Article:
Now, had they possessed the knowledge of the doctrine of the “resurrection of the dead,” it would have ended the whole debate. it would not only have met all the difficulties of Job, but we should have found him perpetually recurring to it - placing it in every variety of form - appealing to it as relieving his embarrassments, and as demanding an answer from his friends. But, on the supposition that this refers to the resurrection, it is remarkable that the passage here stands alone. Job never adverted to it before, but allowed himself to be greatly embarrassed for the lack of just such an argument, and he never refers to it again. He goes on to argue again “as if” he believed no such doctrine. He does not ask his friends to notice this: he expresses no surprise that they should pass by, in entire neglect, an argument which “must have been seen” to be decisive of the controversy. It is equally unaccountable that his friends should not have noticed it.
If the doctrine of the resurrection was true, it settled the case. It rendered all their arguments worthless, and would have met the case just as we meet similar cases now. It was incumbent on them to show that there was no evidence of the truth of any such doctrine as the resurrection, and that this could not be urged to meet their arguments. Yet they never allude to so important and unanswerable an argument, and evidently did not suppose that Job referred to any such event. It is equally remarkable that neither Elihu nor God himself, in the close of the book, make any such allusion, or refer to the doctrine of the resurrection at all, as meeting the difficulties of the case. In the argument with which the Almighty is represented as closing the book, the whole thing is resolved into a matter of “sovereignty,” and people are required to submit because God is great, and is inscrutable in his ways - not because the dead will be raised, and the inequalities of the present life will be recompensed in a future state. The doctrine of a “resurrection” - a great and glorious doctrine, such as, if once suggested, could not have escaped the profound attention of these sages - would have solved the whole difficulty; and yet, confessedly, it is never alluded to by them - never introduced - never examined - never admitted or rejected - never becomes a matter of inquiry, and is never referred to by God himself as settling the matter - never occurs in the book in any form, unless it be in this. This is wholly unaccountable on the supposition that this refers to the resurrection.
(3) The interpretation which refers this to the resurrection of the dead, is inconsistent with numerous passages where Job expresses a contrary belief. Of this nature are the following: Job 7:9,” As the cloud is consumed, and vanisheth away, so he that goeth down to the grave shall come up no more;” Job 7:21, “I shall sleep in the dust thou shalt seek me in the morning, but I shall not be;” see Job 10:21-22, “I go whence I shall not return - to the land of darkness, and the shadow of death; a land of darkness as darkness itself;” Job 14:7, Job 14:9, Job 14:11-12,” For there is hope of a tree, if it be cut down, that it will sprout again, and that the tender branch thereof will not cease. But man dieth, and wasteth away; yea, man giveth up the ghost, and where is he? As the waters fail from the sea, and the flood decayeth and drieth up, so man lieth down and riseth not; until the heavens be no more, they shall not awake, nor be raised out of their sleep.”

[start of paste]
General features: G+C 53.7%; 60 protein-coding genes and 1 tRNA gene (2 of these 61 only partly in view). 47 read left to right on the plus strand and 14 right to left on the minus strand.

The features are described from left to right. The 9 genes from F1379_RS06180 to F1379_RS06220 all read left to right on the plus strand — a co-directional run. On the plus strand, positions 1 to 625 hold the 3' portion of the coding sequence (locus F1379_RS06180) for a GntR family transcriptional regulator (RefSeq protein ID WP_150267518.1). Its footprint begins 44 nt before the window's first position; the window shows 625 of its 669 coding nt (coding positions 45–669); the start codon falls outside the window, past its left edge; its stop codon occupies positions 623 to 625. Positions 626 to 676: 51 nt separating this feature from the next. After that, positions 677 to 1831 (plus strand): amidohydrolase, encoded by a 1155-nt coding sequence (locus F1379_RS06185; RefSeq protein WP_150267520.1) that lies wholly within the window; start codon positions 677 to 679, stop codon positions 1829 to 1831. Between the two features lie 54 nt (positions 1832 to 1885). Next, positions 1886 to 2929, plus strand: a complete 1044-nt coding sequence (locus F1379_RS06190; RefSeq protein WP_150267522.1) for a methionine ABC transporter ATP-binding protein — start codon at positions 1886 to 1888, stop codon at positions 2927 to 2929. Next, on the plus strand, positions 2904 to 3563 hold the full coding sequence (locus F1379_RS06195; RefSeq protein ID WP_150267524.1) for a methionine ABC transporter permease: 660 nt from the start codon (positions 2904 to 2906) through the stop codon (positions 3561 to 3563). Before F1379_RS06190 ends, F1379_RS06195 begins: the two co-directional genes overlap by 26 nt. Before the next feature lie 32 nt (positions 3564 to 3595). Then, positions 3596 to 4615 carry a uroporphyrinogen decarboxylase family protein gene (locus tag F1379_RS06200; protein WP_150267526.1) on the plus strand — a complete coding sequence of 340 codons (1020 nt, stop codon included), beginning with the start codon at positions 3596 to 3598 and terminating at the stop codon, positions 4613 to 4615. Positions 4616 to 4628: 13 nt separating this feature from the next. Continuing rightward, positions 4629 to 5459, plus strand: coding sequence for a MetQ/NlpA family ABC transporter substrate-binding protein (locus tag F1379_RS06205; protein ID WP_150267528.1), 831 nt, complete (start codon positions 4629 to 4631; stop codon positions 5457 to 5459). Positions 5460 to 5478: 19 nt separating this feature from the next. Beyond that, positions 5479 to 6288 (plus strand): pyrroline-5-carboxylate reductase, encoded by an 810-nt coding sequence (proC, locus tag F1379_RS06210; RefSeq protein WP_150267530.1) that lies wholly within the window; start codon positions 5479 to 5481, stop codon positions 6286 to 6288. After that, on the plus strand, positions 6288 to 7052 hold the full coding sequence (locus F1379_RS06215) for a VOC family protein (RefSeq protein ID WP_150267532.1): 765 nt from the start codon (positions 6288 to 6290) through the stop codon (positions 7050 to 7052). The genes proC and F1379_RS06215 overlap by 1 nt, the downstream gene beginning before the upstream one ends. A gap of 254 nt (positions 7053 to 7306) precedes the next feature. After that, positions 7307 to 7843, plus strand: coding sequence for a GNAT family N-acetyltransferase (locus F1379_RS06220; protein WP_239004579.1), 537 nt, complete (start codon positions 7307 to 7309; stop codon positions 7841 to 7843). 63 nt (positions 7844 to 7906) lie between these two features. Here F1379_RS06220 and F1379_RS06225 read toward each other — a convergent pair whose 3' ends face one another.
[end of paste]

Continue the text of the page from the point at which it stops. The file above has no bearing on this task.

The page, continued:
Job 16:22, “when a few years are come, then I shall go the way whence I shall not return.” These passages all imply that when he should die, he would not appear again on the earth. This is not such language as one would use who believed in the resurrection of the dead. It is true, that in the discourses of Job, various and sometimes apparently contradictory feelings are expressed. He was a severe sufferer; and under strong conflicting emotions he sometimes expressed himself in a manner which he at other times regrets, and gives vent to feelings which, on mature reflection, he confesses to have been wrong. But how is it “possible” to believe that a man, in his circumstances, would ever deny the doctrine of the resurrection if he held it? How could he forget it? How could he throw out a remark that “seemed” to imply a doubt of it? If he had known of this, it would have been a sheet-anchor to his soul in all the storms of adversity - an unanswerable argument to all that his friends advanced - atopic of consolation which he could never have lost sight of, much less denied. He would have clung to that hope as the refuge of his soul, and not for one moment would he have denied it, or expressed a doubt of its truth.
(4) I may urge as a distinct argument what has before been hinted at, that this is not referred to as a topic of consolation by either of the friends of Job, by Elihu, or by God himself. Had it been a doctrine of those times, his friends would have understood it, and it would have reversed all their theology. Had it been understood by Elihu, he would have urged it as a reason for resignation in affliction. Had God designed that it should be known in that age, no more favorable opportunity could be conceived for the purpose than at the end of the arguments in this book. What a flood of light would it have thrown on the design of afflictions! How effectually would it have rebuked the arguments of the friends of Job! And how clear is it, therefore, that God did not “intend” that it should then be revealed to man, but meant that it should be reserved for a more advanced state of the world, and particularly that it should be reserved as the grand doctrine of the Christian revelation.